There’s something here which asks us about how we welcome and dismiss others: they are means and greetings and gestures which allow us to receive a person or take our leave of a person – and how do we do it? With joy, gratitude, longing for the next meeting, sorrow at taking leave, with words, gestures, embraces which speak for us? Or is it a matter of anger, rejection, bitterness, lacking forgiveness or comfort? Recall for a moment the leave taking and return of the Prodigal Son in Luke’s Gospel (15:11-32) – the attitudes and responses and reactions of all three players in that parable. Or, perhaps, how do I receive and welcome Christ, for example, in the celebration of the sacraments, or in my lectio, or in the one who comes to me or who is known to me to be in need?
Jesus is once again alone, and being alone means that he is with the Father and is already deeply immersed in that relationship with the Father which is peculiarly theirs. Once again, he withdraws, and goes up the mountain to pray.
Listen to Mark telling you about all the places where prayer and transformation in the presence of God is possible. The lonely, separate, different place, which appeared lifeless and dusty desert but is, in fact, lush with living green grass. And now, the mountain which Jesus ascends, a place which is consecrated in the minds of believers and non-believers alike. Tabor and Hermon figure large in Jewish salvation stories, as well as Sinai the place of the Decalogue’s writing, and the shared site in the cave which sheltered, at different times, Moses and Elijah when they encountered God and he passed by them in those great moments of theophany. And for Jesus, and his disciples, and therefore us as well, transfiguration will open the eyes and hearts of those who truly see him as he is in a mountainous place removed and yet in our midst. So, it’s no wonder that here Jesus ascends to pray, rising above, quite literally, the hubbub below and the noise and busyness of his life, to almost perfect silence and solitude. And this “rising above” must also be the invitation to us as well.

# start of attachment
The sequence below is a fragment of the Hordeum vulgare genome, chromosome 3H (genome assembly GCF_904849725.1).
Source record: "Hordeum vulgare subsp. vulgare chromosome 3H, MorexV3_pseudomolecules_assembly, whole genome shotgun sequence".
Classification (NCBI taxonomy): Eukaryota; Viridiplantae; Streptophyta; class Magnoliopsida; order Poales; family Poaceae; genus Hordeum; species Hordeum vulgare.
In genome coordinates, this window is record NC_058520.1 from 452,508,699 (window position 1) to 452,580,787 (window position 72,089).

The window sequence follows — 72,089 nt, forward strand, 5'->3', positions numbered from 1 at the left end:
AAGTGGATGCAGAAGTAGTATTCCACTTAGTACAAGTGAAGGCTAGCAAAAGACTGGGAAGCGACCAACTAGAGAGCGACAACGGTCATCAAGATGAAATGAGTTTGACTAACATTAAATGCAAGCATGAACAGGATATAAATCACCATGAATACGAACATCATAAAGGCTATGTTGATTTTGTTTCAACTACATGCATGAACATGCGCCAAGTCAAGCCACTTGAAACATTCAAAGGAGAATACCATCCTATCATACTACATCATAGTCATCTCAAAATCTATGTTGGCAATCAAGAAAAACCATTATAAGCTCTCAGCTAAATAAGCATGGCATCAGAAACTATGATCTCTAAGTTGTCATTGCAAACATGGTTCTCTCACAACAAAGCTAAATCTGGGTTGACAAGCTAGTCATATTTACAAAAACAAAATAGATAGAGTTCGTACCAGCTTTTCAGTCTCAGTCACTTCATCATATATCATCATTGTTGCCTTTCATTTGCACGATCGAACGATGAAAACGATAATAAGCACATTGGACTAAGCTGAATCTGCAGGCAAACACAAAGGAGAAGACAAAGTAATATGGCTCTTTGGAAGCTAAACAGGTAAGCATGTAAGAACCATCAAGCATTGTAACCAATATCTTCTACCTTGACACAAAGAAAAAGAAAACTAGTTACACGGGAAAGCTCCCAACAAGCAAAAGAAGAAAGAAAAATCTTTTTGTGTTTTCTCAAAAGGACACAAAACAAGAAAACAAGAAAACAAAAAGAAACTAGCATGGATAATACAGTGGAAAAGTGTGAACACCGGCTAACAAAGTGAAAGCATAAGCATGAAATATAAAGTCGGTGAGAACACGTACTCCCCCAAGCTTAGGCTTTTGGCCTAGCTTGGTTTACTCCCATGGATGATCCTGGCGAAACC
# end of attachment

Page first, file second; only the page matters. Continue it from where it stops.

We should note that Jesus’ times of prayer – and we are never quite sure how long those prayer moments last, and so their length of time becomes secondary compared to what takes place in those moments – are always times which allow one chapter to close and another chapter to begin. It is as if Jesus enters into his prayer to bring a finish to one action and undertaking, moving it gently aside from his attention and consciousness, so that he can give himself fully to the next moment and work. This is a central lesson for us: to be able to draw a close to one work before moving on to the next. Even in little things there is a need for us to finish completely, so that we can give ourselves to the next task. That Jesus does it by praying is a beautiful invitation to us – it asks the God who is the beginning and the end of all that we do and say to do just that – bring everything that he begins in our lives to an end, and begin the word or work in himself and in which we cooperate. So runs that prayer, the Actiones Nostras: